Weaving through the city and stretching 346 km, the Thames is England’s most famous waterway. An important trade route through London’s history, there are plenty of important cultural landmarks dotted along the riverside. Whether you plan to take a stroll along the water or drift down the Thames on board a river cruise, be sure to check out these great things to do on the Thames!
Join the cultural throng at Shakespeare’s Globe, an open-air theatre built on the same site that Shakespeare frequently performed his plays. Located just a few minutes walk from the Tate Modern, the Globe is a stunning recreation of old English playhouses and there’s always a Shakespeare play on. There’s also the option to step back in time with a special exhibition displaying the rich history of the Globe and British theatre in London, as well as a tour of the theatre.
Pay homage to the soldiers of the second world war onboard the HMS Belfast, a Royal Navy warship that has been transformed into a naval museum. With an exhibition spanning nine floors, see what it was like to live on a warship and discover the stories of soldiers who once called the vessel home.
See London from one of the capital’s most famed attractions: Tower Bridge. This distinctive feat of engineering has recently opened up a high level glass walkway that arc overs the traffic below and provides a gorgeous view of the city. Visitors can learn about the iconic bridge and its history in an exhibition open to the public.
Image via Tate facebook
As one of London’s most important artistic institutions, the Tate Modern has remained a source of inspiration for creatives everywhere. Walk through the impressive Turbine Hall and explore their extensive collection of international modern art, featuring works by well-respected artists such as Pollock, Picasso and Rothko. Keep an eye out for the guest exhibitions as some fantastic names have been listed on their programme, such as Georgia O’Keefe.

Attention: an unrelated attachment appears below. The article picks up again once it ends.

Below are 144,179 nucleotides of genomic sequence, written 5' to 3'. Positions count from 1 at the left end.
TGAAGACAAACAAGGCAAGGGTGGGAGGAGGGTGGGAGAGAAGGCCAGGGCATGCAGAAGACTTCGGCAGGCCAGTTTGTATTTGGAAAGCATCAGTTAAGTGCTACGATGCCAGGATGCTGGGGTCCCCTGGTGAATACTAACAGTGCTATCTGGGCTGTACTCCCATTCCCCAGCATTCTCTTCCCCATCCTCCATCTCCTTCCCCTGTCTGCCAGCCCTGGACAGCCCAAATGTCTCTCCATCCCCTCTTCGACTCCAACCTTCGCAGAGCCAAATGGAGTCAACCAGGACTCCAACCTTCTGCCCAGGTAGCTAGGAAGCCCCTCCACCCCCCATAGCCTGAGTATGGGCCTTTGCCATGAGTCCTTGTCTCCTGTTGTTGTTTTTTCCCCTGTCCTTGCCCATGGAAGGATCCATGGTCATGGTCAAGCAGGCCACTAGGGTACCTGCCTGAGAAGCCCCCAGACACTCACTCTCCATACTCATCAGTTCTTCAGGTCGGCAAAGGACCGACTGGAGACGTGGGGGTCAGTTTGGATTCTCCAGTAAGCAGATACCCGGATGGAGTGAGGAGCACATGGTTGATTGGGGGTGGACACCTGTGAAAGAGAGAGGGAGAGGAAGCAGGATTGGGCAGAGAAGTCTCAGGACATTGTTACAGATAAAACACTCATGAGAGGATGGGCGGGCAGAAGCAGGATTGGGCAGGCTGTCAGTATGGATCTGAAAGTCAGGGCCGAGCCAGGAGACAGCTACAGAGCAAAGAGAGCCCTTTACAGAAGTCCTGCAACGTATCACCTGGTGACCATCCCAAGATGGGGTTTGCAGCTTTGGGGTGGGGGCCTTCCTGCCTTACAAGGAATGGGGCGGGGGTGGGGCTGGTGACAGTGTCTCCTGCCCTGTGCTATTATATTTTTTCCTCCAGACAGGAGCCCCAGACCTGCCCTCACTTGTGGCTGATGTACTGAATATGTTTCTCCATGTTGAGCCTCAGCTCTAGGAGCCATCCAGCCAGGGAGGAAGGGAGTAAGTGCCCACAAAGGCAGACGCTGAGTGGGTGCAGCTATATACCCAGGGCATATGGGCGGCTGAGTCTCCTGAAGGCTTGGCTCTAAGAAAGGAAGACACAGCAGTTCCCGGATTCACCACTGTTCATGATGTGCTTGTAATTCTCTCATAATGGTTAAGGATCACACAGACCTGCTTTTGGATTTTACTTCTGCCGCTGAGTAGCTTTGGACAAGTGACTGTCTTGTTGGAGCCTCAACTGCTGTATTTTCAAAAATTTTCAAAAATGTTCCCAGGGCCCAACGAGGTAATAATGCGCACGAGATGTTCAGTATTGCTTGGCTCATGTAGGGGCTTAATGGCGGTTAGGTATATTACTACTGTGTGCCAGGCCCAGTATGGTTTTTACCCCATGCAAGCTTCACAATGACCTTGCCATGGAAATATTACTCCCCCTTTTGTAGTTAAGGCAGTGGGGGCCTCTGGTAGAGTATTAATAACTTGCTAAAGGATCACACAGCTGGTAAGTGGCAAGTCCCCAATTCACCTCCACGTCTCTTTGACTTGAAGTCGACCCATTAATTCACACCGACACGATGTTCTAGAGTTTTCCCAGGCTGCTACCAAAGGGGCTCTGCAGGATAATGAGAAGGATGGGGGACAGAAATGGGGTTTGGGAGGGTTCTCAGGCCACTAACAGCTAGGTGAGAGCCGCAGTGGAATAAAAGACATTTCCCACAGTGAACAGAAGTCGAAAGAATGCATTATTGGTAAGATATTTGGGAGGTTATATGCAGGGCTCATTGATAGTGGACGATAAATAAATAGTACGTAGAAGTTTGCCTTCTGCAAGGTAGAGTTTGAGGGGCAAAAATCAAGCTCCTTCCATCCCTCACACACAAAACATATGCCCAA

The Tower of London is one of the city’s most striking landmarks and continues to capture the imaginations of visitors from all over the world. Dating all the way back to the Norman conquest of England, this fortress is full of British history and most famously the Crown Jewels, which are watched over by the instantly recognisable Beefeaters (who also double as tour guides).
Take to the water in the Thames River Boat Cruise, which traces the length of the Thames and takes tourists past sights like the London Eye, Westminster Abbey, Cutty Sark and more. There are different journey durations spanning anywhere between thirty minutes to three hours with various hop-on and hop-off locations spaced out along the ride. No matter the weather, the river boat cruise runs daily from 10am onwards.
The best way to enjoy South Bank is with a camera in your hand. Photo Walks of London have a number of specialised two hour tours for photography enthusiasts, whether you’re into historical landmarks like the Globe Theatre or prefer snapping portraits of the colourful crowd at Leadenhall Market. Held both in the day and the evenings, it’s a fantastic way to make a hobby part of your holidays.
This sleek, modern suspension bridge has been featured in many blockbuster movies including the Harry Potter franchise and connects Bankside to the City of London. When it was first opened, it initially terrified pedestrians for the way it would sway when crossing it and was quickly closed for renovations. Crossing it now isn’t as shaky an experience, however its nickname ‘The Wobbly Bridge’ persists.
These two structures never fail to amaze visitors with their sheer size and gorgeous architectural details. While both of these landmarks aren’t open to the public, it’s worth going to see them along the River Thames and hear the clock tower’s distinctive chimes.
Image via SEAlife Aquarium facebook
Following along the theme of aquatic adventures, London’s SEAlife Aquarium is a fantastic indoor adventure for when the weather doesn’t quite agree with your holiday. Meet the Sand Tiger Sharks at the Shark Walk and explore their numerous themed zones, including the Pacific Walk and Rockpool areas. There’s also a dedicated exhibition for the River Thames which charts the river’s ecological history and the creatures that call it home.